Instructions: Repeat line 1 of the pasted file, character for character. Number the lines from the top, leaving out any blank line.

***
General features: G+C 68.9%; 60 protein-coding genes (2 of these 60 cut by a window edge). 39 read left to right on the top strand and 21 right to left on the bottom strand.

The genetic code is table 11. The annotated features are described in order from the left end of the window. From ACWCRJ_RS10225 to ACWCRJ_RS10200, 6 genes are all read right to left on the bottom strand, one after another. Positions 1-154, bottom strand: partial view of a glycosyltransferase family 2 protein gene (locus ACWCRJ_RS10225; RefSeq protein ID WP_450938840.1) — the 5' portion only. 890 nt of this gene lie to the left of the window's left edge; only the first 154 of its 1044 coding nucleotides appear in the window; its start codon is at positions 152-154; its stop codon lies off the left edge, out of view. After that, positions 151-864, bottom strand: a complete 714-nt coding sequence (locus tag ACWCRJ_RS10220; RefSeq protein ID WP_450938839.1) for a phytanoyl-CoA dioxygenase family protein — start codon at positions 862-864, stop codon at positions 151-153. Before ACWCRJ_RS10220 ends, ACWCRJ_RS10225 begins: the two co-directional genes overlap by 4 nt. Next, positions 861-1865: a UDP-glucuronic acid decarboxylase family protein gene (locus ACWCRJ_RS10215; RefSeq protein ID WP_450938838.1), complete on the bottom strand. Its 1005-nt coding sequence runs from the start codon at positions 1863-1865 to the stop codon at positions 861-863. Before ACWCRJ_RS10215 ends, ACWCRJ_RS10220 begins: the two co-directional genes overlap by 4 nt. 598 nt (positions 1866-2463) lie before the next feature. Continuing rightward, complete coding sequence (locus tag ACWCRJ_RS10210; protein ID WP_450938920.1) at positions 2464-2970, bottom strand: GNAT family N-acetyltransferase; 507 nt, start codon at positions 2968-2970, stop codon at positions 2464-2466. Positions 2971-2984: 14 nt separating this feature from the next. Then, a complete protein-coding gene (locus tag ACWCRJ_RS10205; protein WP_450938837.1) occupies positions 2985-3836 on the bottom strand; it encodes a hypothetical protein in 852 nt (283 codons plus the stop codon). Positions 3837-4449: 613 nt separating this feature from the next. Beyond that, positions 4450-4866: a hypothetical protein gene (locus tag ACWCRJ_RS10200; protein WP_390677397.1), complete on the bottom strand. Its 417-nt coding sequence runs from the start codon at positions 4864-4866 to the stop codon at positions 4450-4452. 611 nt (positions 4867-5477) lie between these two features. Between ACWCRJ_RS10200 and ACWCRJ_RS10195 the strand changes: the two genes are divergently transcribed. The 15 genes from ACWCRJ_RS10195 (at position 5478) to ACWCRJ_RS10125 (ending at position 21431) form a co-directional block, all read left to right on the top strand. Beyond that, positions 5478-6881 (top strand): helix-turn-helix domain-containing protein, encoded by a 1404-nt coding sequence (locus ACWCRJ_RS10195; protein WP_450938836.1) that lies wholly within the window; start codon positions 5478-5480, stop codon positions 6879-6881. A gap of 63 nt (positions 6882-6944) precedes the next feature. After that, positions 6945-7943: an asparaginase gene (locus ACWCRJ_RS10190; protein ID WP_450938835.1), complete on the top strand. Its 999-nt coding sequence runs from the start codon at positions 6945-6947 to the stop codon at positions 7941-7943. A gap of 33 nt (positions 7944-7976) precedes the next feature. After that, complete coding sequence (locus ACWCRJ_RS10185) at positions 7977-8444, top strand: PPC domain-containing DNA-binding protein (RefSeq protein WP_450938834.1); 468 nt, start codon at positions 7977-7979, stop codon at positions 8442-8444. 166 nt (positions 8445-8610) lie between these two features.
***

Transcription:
General features: G+C 68.9%; 60 protein-coding genes (2 of these 60 cut by a window edge). 39 read left to right on the top strand and 21 right to left on the bottom strand.